Opinion: Ohio GOP Senate candidates pull a ludicrous snow job on voters


HR King
May 29, 2001
By Paul Waldman
Yesterday at 12:36 p.m. EDT
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4 min
Politicians say a lot of fantastical things in their campaign ads, but we now have an early front-runner for the most ridiculous claim of 2022. And it shows that whatever voters think they’re going to get from the next Congress, they’re probably wrong.
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It comes to us from the Republican primary for Senate in Ohio, which until last week was a contest of which Trump lickspittle would abase themselves in a sufficiently humiliating fashion to win the former president’s endorsement.
That competition was won by author J.D. Vance, whose reinvention as a Trumpist culture warrior — complete with an embrace of the “great replacement theory” that Democrats are importing non-White foreigners to destroy the country — was apparently enough to win Trump over.
Which must have been crushingly disappointing to Josh Mandel, who no doubt thought he was doing all the right things. He posted a video of himself burning a surgical mask, playacted as a tough guy and presented himself as “pro-God, pro-gun, pro-Trump.”
Without Trump’s endorsement, Mandel had to find a different tack. How about inflation, an issue clearly on voters’ minds? And why not have his ally Sen. Ted Cruz (R-Tex.) make the pitch?
Cruz and Mandel are kindred spirits, people whose burning ambition carries them up the political ladder despite their intense anti-charisma. Cruz and Mandel evoke a powerful repugnance; watch them and you’ll promptly find yourself saying, “I despise that guy and I barely know anything about him.”
So here’s the ad they created:
True to form, the very first thing out of Cruz’s mouth is an absurd falsehood: “Want to stop Biden’s inflation? Send someone who’s done it before.” Wait — Mandel has stopped inflation before? Of course not. But Cruz does say that Mandel increased transparency when he was state treasurer, which is perfectly fine but doesn’t have anything to do with inflation.
Cruz then closes with a repeat of the claim: “End Biden’s inflation? Send Josh Mandel to Washington.”
Of all the over-the-top claims we’ve seen in campaign ads so far this year, this might be the most preposterous. Are we supposed to believe a single freshman senator is going to “end” inflation in America?
Is one backbench senator going to repair global supply chains, accelerate production of computer chips, reduce demand for consumer goods, increase the supply of construction materials and bring down international shipping costs?
And if one senator is capable of all that, how come Cruz himself hasn’t done it, with all the majestic powers of his office? Is he just waiting for Mandel to get elected so he can take care of it?
The problem, of course, is that there’s very little a president, let alone a senator, can do to bring down inflation. President Biden has been trying what he can, but most of it is too limited to have much impact (releasing oil from the Strategic Petroleum Reserve) or might help in the long run but won’t change things now (promoting domestic semiconductor manufacturing). If you’re looking for the brilliant plan to send prices plunging that Republicans will pass through Congress if they retake the majority, you’re going to be disappointed.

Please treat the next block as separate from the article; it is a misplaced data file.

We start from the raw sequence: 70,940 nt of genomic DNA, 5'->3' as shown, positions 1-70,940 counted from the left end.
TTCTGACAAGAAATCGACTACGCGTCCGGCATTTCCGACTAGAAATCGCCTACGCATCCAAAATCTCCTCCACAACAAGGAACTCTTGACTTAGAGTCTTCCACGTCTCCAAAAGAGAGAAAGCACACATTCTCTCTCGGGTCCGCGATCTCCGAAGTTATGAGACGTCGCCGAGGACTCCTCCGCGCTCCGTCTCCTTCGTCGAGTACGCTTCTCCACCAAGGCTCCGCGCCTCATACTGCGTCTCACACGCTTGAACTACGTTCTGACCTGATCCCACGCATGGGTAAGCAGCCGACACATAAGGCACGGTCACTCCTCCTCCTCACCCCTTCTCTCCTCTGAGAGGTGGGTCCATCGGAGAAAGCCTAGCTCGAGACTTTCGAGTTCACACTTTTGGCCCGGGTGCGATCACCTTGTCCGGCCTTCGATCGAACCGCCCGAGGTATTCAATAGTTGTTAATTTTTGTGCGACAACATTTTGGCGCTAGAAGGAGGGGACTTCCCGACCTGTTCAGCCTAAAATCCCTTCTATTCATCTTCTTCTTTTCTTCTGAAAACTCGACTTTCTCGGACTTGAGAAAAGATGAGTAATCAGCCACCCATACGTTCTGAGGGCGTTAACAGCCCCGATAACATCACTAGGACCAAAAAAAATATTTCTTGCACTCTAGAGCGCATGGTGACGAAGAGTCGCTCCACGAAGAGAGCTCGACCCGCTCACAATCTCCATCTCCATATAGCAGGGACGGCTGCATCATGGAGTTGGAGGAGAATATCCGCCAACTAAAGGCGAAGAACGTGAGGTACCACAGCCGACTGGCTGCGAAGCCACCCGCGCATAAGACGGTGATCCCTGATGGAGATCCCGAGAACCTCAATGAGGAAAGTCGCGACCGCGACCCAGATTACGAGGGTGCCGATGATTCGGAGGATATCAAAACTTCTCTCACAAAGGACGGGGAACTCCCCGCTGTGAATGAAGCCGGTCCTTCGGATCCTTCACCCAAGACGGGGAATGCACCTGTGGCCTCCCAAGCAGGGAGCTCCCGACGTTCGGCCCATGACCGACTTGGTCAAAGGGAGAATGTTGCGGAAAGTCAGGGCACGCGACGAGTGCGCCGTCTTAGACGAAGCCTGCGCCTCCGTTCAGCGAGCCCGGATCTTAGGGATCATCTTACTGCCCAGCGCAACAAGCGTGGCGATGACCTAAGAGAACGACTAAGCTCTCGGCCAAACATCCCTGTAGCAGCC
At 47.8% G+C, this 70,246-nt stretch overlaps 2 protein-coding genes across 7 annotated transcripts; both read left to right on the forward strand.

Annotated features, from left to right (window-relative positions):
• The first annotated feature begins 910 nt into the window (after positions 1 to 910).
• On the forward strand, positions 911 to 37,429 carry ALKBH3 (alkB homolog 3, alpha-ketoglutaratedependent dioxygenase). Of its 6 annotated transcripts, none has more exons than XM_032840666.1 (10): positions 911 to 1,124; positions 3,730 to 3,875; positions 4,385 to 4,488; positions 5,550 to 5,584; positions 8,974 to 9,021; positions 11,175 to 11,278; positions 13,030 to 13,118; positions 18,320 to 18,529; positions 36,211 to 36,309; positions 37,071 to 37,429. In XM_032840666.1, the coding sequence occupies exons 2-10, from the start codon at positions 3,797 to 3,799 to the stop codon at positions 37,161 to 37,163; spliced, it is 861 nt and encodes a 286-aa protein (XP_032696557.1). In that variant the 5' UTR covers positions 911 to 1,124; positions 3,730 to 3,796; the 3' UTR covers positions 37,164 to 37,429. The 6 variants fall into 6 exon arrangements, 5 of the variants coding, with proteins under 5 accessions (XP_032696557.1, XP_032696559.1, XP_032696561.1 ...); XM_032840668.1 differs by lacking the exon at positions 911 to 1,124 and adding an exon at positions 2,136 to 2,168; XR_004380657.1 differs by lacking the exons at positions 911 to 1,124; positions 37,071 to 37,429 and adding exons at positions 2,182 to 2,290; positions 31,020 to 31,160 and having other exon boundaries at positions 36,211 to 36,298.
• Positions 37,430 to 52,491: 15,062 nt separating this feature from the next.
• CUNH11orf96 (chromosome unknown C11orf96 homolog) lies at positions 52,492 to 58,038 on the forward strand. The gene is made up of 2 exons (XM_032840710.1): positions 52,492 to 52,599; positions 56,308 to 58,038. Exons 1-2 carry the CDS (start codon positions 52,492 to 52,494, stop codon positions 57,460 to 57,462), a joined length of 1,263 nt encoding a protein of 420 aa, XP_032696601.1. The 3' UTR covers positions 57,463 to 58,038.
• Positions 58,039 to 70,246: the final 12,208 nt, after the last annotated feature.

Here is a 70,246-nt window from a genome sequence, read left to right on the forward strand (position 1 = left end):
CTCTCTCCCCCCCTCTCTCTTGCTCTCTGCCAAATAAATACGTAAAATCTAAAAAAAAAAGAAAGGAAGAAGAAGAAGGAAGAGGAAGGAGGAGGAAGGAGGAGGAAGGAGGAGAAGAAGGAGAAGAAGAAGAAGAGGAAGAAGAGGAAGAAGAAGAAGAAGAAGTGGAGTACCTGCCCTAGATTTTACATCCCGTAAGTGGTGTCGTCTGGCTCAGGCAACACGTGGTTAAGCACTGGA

Which is why candidates are so vague when they address inflation: Get into the particulars, and it quickly becomes clear that your next senator won’t make a difference one way or another.
You can see it from another candidate in the Ohio primary, Jane Timken, who says in her new ad, “In the Senate, I’ll stop Biden’s socialist agenda and runaway inflation.” She does make reference to a policy — a balanced federal budget — but that has approximately zero to do with inflation, given that we had extremely low inflation for decades, and substantial deficits for almost all that time.
Another candidate, Matt Dolan, tells a lie about Biden — that he “banned oil exploration” on his first day as president — and says that’s the cause of all our inflation. Dolan vows to solve inflation by fighting Biden’s "energy agenda.”
By comparison, it almost seems refreshing that Vance doesn’t appear to actually want to do much of anything as a senator. In one recent ad, he complains that “Biden’s open border” — another GOP fantasy — is bringing drugs and “more Democrat voters” into America. And if you elect Vance, he will … well, he doesn’t say, but rest assured, he’ll go on Fox News to complain about it, just as he does now.
So these are Ohioans’ choices: ugly culture-war posturing, or ludicrous inflation posturing.
In a broad sense, this is not really new: Candidates often characterize themselves as heroically potent, able to transform the country from their perch as the 435th-most-senior member of the House, or whatever it is they’re running for. My favorite is the claim that “I’ll change the way they do business in Washington.” Sure you will.
If there’s a nugget of truth amid all this, it’s that electing more Republicans to the Senate will, in some ways, “stop Biden.” At least it will stop him from passing any legislation, or filling any judicial vacancies. But it will have absolutely no effect on inflation. And if you think it might, you’re just the kind of fool that candidates such as Mandel are looking for.

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HR Legend
Gold Member
Oct 1, 2001
There should be two national parties, the Democrat Party and the NLP, National Lying Party. That's what they do, and they had a good teacher, sort of a genius in his own mind.
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